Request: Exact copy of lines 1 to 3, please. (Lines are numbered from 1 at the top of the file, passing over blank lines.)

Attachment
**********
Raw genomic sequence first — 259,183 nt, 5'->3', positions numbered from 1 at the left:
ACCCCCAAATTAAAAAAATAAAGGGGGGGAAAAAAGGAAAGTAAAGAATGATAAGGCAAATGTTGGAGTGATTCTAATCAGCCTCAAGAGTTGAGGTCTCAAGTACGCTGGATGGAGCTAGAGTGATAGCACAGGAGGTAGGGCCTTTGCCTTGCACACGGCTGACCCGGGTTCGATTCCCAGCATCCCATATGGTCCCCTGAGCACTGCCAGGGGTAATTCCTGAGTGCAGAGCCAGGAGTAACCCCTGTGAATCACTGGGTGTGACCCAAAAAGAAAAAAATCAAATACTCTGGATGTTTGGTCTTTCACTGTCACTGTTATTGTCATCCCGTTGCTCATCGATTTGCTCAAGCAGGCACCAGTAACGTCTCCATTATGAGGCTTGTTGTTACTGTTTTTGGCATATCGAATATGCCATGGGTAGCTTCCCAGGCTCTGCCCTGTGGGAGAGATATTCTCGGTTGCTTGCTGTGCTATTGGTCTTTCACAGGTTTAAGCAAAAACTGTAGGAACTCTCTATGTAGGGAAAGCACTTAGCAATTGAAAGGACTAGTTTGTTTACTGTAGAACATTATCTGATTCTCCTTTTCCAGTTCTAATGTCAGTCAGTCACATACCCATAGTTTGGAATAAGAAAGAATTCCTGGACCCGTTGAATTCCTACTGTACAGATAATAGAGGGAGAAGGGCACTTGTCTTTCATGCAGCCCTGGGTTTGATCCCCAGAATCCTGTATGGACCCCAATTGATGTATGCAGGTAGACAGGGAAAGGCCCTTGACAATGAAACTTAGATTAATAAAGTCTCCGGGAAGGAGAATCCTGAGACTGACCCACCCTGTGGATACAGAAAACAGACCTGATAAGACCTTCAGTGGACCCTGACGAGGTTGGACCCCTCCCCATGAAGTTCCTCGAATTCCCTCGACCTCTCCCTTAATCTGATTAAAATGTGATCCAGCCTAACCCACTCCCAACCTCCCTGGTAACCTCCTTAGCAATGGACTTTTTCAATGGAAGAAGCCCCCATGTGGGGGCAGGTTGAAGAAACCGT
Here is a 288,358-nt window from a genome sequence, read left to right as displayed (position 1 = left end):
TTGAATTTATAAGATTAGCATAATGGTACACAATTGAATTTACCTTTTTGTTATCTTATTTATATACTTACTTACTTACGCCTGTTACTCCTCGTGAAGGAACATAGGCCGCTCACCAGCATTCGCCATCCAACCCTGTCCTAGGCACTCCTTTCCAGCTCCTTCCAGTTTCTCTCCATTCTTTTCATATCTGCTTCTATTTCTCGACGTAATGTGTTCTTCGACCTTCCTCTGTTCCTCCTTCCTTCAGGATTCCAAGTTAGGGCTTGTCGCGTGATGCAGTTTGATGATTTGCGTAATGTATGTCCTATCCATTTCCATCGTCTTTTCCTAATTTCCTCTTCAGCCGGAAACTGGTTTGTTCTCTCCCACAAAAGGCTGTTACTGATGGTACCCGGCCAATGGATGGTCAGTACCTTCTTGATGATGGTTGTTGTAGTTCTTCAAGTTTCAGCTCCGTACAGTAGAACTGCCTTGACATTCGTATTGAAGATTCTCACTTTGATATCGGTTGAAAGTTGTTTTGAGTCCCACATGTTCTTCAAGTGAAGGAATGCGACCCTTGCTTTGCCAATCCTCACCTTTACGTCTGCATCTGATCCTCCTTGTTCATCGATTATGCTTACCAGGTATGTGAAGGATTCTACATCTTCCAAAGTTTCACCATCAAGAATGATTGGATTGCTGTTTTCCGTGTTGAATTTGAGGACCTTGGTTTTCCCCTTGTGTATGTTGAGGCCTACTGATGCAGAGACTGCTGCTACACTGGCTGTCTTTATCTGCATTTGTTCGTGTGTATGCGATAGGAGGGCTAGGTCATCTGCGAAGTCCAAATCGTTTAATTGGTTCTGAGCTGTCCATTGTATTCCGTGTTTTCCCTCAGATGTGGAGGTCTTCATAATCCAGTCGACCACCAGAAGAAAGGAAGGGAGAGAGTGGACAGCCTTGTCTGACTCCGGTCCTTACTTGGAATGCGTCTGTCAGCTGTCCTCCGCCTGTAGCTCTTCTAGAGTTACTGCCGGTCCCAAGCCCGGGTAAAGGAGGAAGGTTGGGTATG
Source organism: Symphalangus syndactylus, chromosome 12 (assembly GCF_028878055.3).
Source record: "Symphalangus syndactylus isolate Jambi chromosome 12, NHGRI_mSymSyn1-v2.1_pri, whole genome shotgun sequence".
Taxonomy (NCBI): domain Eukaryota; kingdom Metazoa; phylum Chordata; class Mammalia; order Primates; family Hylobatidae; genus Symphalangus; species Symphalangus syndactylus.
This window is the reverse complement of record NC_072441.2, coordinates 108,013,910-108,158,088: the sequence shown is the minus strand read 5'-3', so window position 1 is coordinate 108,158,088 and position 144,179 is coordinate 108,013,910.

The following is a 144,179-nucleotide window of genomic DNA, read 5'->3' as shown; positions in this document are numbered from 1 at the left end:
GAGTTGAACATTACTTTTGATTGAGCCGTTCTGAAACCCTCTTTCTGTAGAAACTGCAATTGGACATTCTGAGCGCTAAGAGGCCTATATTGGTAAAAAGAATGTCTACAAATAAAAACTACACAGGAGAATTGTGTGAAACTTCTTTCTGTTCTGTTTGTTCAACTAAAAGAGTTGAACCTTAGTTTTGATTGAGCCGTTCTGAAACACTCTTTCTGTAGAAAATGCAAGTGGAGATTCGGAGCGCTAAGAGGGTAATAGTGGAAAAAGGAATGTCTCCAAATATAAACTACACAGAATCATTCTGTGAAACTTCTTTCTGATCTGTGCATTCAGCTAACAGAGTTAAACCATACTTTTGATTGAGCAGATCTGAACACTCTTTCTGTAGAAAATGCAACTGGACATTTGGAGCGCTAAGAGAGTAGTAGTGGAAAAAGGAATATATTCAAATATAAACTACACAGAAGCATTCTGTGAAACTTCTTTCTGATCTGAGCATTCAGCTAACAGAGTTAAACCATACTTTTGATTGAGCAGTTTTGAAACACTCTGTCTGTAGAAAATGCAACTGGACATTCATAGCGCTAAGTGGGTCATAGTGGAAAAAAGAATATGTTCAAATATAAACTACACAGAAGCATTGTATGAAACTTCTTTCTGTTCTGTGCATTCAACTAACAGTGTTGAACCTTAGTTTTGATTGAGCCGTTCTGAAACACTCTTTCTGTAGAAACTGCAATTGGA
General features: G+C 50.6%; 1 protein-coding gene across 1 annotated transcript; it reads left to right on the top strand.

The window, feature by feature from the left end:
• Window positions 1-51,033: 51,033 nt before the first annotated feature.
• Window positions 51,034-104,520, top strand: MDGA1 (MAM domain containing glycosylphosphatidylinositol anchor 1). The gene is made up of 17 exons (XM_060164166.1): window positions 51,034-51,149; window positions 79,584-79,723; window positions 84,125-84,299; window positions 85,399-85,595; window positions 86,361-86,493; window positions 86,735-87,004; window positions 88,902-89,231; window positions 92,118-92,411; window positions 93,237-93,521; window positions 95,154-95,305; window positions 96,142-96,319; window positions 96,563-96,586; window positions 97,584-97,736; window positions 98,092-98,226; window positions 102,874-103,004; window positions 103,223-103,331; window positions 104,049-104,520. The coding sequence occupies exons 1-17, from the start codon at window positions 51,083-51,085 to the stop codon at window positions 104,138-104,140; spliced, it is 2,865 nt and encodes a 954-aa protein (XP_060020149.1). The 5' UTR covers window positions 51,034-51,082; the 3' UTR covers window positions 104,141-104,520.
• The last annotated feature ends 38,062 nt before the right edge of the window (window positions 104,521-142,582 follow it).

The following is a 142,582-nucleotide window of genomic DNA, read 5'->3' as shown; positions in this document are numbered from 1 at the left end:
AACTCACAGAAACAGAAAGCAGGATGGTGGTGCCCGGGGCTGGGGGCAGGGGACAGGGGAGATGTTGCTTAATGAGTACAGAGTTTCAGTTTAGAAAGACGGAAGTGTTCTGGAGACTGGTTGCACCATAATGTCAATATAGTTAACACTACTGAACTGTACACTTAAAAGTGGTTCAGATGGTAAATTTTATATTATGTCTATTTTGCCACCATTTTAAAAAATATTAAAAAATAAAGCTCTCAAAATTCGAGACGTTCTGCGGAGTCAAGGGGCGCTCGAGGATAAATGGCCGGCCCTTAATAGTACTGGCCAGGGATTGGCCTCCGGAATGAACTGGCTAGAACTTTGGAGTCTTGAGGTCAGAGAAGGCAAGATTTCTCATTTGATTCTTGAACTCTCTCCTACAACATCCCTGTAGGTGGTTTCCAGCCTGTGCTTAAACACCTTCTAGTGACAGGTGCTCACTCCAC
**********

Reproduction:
Raw genomic sequence first — 259,183 nt, 5'->3', positions numbered from 1 at the left:
ACCCCCAAATTAAAAAAATAAAGGGGGGGAAAAAAGGAAAGTAAAGAATGATAAGGCAAATGTTGGAGTGATTCTAATCAGCCTCAAGAGTTGAGGTCTCAAGTACGCTGGATGGAGCTAGAGTGATAGCACAGGAGGTAGGGCCTTTGCCTTGCACACGGCTGACCCGGGTTCGATTCCCAGCATCCCATATGGTCCCCTGAGCACTGCCAGGGGTAATTCCTGAGTGCAGAGCCAGGAGTAACCCCTGTGAATCACTGGGTGTGACCCAAAAAGAAAAAAATCAAATACTCTGGATGTTTGGTCTTTCACTGTCACTGTTATTGTCATCCCGTTGCTCATCGATTTGCTCAAGCAGGCACCAGTAACGTCTCCATTATGAGGCTTGTTGTTACTGTTTTTGGCATATCGAATATGCCATGGGTAGCTTCCCAGGCTCTGCCCTGTGGGAGAGATATTCTCGGTTGCTTGCTGTGCTATTGGTCTTTCACAGGTTTAAGCAAAAACTGTAGGAACTCTCTATGTAGGGAAAGCACTTAGCAATTGAAAGGACTAGTTTGTTTACTGTAGAACATTATCTGATTCTCCTTTTCCAGTTCTAATGTCAGTCAGTCACATACCCATAGTTTGGAATAAGAAAGAATTCCTGGACCCGTTGAATTCCTACTGTACAGATAATAGAGGGAGAAGGGCACTTGTCTTTCATGCAGCCCTGGGTTTGATCCCCAGAATCCTGTATGGACCCCAATTGATGTATGCAGGTAGACAGGGAAAGGCCCTTGACAATGAAACTTAGATTAATAAAGTCTCCGGGAAGGAGAATCCTGAGACTGACCCACCCTGTGGATACAGAAAACAGACCTGATAAGACCTTCAGTGGACCCTGACGAGGTTGGACCCCTCCCCATGAAGTTCCTCGAATTCCCTCGACCTCTCCCTTAATCTGATTAAAATGTGATCCAGCCTAACCCACTCCCAACCTCCCTGGTAACCTCCTTAGCAATGGACTTTTTCAATGGAAGAAGCCCCCATGTGGGGGCAGGTTGAAGAAACCGT
Here is a 288,358-nt window from a genome sequence, read left to right as displayed (position 1 = left end):